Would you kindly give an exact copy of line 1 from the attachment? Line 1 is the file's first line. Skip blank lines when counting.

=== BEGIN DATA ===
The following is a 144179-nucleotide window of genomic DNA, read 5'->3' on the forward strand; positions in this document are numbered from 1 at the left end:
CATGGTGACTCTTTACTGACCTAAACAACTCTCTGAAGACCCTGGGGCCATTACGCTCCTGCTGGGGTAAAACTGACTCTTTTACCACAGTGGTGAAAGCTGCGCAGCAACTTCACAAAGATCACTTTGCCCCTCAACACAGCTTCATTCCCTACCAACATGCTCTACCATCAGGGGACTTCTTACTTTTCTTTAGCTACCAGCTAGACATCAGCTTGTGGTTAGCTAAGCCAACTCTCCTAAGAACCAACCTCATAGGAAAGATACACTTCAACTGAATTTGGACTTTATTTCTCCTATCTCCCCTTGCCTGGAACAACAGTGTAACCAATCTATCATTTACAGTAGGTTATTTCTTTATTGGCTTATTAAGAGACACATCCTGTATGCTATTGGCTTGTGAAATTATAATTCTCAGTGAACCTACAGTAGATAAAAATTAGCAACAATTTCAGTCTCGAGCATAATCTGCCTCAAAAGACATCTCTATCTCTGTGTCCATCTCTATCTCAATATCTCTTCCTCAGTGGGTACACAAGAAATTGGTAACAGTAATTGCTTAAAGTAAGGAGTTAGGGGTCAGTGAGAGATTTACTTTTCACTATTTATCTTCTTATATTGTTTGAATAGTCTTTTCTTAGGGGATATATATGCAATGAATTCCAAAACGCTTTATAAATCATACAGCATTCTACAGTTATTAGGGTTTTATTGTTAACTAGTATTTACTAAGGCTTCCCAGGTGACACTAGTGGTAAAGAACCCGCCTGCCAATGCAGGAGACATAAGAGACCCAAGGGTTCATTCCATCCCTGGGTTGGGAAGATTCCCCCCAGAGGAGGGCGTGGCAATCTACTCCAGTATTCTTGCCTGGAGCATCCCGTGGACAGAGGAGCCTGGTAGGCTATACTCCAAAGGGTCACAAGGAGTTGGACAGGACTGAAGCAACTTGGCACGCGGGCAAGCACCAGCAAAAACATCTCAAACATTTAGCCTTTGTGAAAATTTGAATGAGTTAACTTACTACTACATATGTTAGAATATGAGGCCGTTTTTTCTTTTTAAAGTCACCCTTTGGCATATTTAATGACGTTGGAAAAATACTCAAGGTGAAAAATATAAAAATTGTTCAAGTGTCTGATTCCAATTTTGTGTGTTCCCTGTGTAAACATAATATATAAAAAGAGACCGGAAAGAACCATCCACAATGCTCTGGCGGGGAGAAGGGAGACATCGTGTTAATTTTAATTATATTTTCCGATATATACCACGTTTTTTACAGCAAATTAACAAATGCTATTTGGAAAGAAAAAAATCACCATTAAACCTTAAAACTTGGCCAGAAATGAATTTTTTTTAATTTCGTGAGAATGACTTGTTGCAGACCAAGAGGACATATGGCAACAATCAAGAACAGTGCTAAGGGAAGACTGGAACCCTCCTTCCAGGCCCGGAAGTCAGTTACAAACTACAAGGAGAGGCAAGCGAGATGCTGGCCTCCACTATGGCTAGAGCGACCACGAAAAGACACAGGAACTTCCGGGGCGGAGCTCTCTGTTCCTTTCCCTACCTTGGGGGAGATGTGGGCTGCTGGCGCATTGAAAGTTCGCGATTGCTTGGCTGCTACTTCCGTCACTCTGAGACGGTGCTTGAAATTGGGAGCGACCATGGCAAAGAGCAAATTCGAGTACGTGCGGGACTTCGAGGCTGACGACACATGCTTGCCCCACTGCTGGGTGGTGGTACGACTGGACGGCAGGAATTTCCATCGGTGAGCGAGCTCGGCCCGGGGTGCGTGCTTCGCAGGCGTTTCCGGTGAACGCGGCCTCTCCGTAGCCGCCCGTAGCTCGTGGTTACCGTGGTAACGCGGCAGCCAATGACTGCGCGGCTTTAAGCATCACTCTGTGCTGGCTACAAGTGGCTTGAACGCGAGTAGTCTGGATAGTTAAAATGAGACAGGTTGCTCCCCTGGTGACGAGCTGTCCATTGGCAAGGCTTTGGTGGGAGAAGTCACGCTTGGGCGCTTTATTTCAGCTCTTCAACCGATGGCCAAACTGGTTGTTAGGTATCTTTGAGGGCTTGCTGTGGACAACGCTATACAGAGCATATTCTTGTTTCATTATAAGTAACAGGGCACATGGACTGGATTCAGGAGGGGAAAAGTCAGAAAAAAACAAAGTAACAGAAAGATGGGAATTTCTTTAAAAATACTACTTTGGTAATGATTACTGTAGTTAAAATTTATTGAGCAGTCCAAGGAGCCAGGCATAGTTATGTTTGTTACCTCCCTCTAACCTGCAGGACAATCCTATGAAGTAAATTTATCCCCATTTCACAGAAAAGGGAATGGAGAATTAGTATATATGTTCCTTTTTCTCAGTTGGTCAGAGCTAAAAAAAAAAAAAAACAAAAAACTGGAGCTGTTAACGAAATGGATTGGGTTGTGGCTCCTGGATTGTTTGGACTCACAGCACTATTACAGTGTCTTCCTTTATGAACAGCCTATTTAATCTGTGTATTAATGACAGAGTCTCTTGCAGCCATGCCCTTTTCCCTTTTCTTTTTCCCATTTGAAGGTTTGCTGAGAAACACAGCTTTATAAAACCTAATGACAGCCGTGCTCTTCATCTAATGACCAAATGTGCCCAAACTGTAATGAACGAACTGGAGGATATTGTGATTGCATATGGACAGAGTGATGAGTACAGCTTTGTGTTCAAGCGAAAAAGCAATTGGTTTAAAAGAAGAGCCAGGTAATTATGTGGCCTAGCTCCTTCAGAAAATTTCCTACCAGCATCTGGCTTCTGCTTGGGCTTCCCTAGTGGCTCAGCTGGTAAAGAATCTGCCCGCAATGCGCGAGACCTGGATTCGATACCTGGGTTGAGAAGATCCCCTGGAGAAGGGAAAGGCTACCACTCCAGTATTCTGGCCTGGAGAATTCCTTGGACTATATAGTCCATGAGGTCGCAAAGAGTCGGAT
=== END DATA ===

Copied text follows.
The following is a 144179-nucleotide window of genomic DNA, read 5'->3' on the forward strand; positions in this document are numbered from 1 at the left end: